Disease risk reduction

Neural tube defects (NTD)

Neural tube defects (NTD) cause crippling birth defects, which are sometimes fatal. They come about between the 21st and 27th days of the embryo’s development when a lot of women do not even know they are pregnant (5).

When expectant mothers take vitamin B9 (folic acid) supplements combined with a varied diet starting about one month before, and going on one month after conception, randomized controlled trials have shown 60–100% reductions in cases of NTD (6, 7, 8). Folic acid supplementation showed also protective effects on the risk of preterm delivery and small for gestational age birth in a systematic review and meta-analysis (56).

Due to these results and in order to prevent NTD, many health authorities recommend that all women capable of becoming pregnant take 400 micrograms (mcg) of folic acid a day. All women of childbearing age are recommended to do this because the embryo needs sufficient folic acid at a very early stage in pregnancy and because many pregnancies are unplanned. For pregnant women intake of 600 μg DFE/day (DFE=dietary folate equivalents) are recommended from EFSA, WHO and IOM (54)

Additional complications pertaining to pregnancy

Other types of birth defect like various heart problems and limb deformities may also be avoided by sufficient vitamin B9 (folate) intake. However, these findings are not as emphatically or consistently supported as those for NTD prevention (9).

An increased risk of low birth weights, increased occurrence of miscarriage, premature delivery, and complications such as preeclampsia and placental abruption have been linked to low levels of folate in the diet during pregnancy  (10).

Therefore, even once the neural tube is closed, it is sensible to continue folic acid intake throughout pregnancy so that the risk of other pregnancy complications is reduced.

Cardiovascular disease

Homocysteine in relation to cardiovascular disease

That even slightly elevated blood homocysteine levels increase the risk of cardiovascular diseases has been shown by over 80 studies (4). When observational studies on blood homocysteine and vascular disease were analyzed, they demonstrated that a sustained reduction in blood plasma homocysteine of only 1 micromole/l resulted in about a 10% risk reduction (11).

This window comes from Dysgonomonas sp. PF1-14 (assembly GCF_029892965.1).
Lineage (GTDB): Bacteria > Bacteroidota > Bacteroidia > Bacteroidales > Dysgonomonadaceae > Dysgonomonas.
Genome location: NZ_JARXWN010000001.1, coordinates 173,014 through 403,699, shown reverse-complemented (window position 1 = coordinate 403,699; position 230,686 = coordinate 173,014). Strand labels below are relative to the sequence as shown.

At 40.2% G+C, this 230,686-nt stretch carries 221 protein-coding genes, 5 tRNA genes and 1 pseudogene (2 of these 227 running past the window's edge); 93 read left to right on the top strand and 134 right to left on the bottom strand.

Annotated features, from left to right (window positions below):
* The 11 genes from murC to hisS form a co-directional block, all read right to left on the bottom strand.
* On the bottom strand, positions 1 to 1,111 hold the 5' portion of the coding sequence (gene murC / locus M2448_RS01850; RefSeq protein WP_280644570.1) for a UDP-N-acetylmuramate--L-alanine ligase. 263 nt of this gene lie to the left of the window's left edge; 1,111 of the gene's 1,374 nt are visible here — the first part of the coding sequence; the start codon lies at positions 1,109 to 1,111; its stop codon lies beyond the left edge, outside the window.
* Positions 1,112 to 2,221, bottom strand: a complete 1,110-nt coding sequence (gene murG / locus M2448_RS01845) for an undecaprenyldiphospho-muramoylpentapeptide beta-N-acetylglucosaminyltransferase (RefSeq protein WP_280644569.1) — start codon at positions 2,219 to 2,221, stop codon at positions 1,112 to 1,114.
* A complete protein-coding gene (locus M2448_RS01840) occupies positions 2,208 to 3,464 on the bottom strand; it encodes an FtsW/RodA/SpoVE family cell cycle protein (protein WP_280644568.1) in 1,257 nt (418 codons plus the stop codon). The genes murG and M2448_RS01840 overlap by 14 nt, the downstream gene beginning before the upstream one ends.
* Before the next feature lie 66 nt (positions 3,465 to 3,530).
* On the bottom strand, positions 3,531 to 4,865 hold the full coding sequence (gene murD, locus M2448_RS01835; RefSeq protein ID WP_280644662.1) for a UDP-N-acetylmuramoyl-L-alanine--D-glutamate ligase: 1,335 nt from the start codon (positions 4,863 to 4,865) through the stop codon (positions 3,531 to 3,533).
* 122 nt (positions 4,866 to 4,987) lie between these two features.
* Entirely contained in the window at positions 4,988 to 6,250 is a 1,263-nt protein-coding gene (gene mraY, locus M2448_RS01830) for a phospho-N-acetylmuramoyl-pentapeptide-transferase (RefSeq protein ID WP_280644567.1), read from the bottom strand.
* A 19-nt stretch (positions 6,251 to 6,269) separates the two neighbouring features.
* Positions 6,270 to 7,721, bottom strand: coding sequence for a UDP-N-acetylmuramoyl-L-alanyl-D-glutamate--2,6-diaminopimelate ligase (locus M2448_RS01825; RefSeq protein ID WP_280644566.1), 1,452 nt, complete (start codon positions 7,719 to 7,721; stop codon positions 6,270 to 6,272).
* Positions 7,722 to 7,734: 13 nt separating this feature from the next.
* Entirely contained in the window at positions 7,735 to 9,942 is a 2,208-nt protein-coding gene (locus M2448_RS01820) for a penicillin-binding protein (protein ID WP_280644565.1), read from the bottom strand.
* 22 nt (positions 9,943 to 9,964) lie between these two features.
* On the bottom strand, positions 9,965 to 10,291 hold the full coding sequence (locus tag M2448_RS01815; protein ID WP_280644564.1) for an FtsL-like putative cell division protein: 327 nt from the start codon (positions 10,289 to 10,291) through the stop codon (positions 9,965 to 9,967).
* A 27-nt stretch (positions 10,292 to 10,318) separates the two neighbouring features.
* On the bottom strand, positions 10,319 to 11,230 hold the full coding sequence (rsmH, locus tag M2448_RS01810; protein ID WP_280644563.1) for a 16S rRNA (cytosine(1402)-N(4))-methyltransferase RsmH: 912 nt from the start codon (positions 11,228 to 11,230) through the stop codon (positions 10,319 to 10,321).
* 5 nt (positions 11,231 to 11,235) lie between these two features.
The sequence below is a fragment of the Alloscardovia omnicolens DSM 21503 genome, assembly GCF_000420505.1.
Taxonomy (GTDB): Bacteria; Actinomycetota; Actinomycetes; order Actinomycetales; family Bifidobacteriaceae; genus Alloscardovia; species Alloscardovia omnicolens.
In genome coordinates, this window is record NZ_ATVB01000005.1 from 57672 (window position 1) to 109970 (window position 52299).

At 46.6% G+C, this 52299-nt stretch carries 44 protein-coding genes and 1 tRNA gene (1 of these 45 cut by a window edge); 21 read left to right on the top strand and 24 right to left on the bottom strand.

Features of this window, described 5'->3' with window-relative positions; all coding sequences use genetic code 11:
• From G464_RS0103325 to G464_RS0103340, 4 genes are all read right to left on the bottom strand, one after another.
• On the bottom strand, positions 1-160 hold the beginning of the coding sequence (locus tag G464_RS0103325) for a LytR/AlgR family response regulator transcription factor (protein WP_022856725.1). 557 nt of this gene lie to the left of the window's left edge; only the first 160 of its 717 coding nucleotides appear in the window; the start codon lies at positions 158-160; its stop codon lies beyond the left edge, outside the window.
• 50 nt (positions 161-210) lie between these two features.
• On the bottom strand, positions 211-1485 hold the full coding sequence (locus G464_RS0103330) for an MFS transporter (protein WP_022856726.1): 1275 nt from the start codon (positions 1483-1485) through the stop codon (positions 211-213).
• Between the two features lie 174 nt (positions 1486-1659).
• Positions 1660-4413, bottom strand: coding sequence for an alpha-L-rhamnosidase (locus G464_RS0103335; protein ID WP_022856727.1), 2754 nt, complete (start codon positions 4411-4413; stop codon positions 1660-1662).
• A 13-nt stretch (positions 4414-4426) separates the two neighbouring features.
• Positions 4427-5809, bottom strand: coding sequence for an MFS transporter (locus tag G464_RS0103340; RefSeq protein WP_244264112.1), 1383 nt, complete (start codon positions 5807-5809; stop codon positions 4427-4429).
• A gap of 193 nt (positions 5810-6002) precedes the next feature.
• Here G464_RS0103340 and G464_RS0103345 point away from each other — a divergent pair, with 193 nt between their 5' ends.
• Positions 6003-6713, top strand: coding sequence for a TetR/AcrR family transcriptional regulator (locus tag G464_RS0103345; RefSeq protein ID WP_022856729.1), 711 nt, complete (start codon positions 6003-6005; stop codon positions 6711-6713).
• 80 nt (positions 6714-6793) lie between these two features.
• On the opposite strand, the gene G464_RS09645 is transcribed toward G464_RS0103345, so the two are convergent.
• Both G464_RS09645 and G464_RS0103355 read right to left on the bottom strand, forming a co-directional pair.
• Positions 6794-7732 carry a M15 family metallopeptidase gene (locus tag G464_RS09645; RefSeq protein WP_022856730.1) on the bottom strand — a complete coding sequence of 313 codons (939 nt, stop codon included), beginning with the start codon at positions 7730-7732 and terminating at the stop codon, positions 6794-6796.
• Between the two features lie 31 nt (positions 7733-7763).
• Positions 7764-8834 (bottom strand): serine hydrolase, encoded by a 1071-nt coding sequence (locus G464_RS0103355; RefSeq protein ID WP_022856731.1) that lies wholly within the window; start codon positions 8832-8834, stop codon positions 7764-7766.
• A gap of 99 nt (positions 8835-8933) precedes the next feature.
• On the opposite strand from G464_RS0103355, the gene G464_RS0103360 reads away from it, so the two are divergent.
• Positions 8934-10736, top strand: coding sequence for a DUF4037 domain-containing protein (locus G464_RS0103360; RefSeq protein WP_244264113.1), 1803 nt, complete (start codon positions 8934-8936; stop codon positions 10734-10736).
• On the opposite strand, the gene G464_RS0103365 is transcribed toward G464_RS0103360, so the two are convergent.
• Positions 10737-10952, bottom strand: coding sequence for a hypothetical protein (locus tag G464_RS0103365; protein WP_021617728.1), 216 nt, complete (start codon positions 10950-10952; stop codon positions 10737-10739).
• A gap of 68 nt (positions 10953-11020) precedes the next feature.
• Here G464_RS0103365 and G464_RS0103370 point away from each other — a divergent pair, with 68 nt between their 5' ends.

A blood homocysteine level of under 10 micromoles/l is linked to a lower risk of cardiovascular disease, according to most studies, and this also represents a sensible treatment goal for people at high risk (12). However, it is yet unclear whether the risk of developing cardiovascular disease is reduced by lowering homocysteine levels.     

Homocysteine and vitamin B9

A link has been demonstrated between diets rich in vitamin B9 (folate) and a reduced risk of cardiovascular disease. Finnish men whose diet contained the most folate were 55% less likely to have an acute coronary event (e.g., ‘myocardial infarction’) compared to those who consumed the least dietary folate, according to a study that tracked 1,980 participants for ten years (13).

It has been shown that homocysteine levels can be lowered by increasing vitamin B9 (folate) consumption. Twenty-five randomized controlled trials were examined and the meta-analysis demonstrated that the most effective way to reduce plasma homocysteine levels was with supplementation of 0.8 mg folic acid every day. 60% and 90% reductions in plasma homocysteine were linked to a daily intake of 0.2 mg and 0.4 mg folic acid respectively (14).

If there is no coexisting vitamin B12 or vitamin B6 deficiency, the most effective way of lowering basal blood homocysteine levels has been shown to be folic acid supplementation.

It is still not clear whether or not increasing folic acid intake decreases the risk of cardiovascular diseases, even though increasing vitamin B9 intake has been shown to decrease homocysteine levels. However, taking 2.5 mg folic acid, 50 mg vitamin B6, and 1 mg vitamin B12 every day over a five-year period reduces homocysteine levels, as well as the risk of having a stroke, as shown by an analysis of the randomized controlled Heart Outcomes Prevention Evaluation 2 (HOPE 2), which involved 5,522 adults with a history of cardiovascular disease. It did not show a reduction in the severity of strokes or the disability resulting from one (15).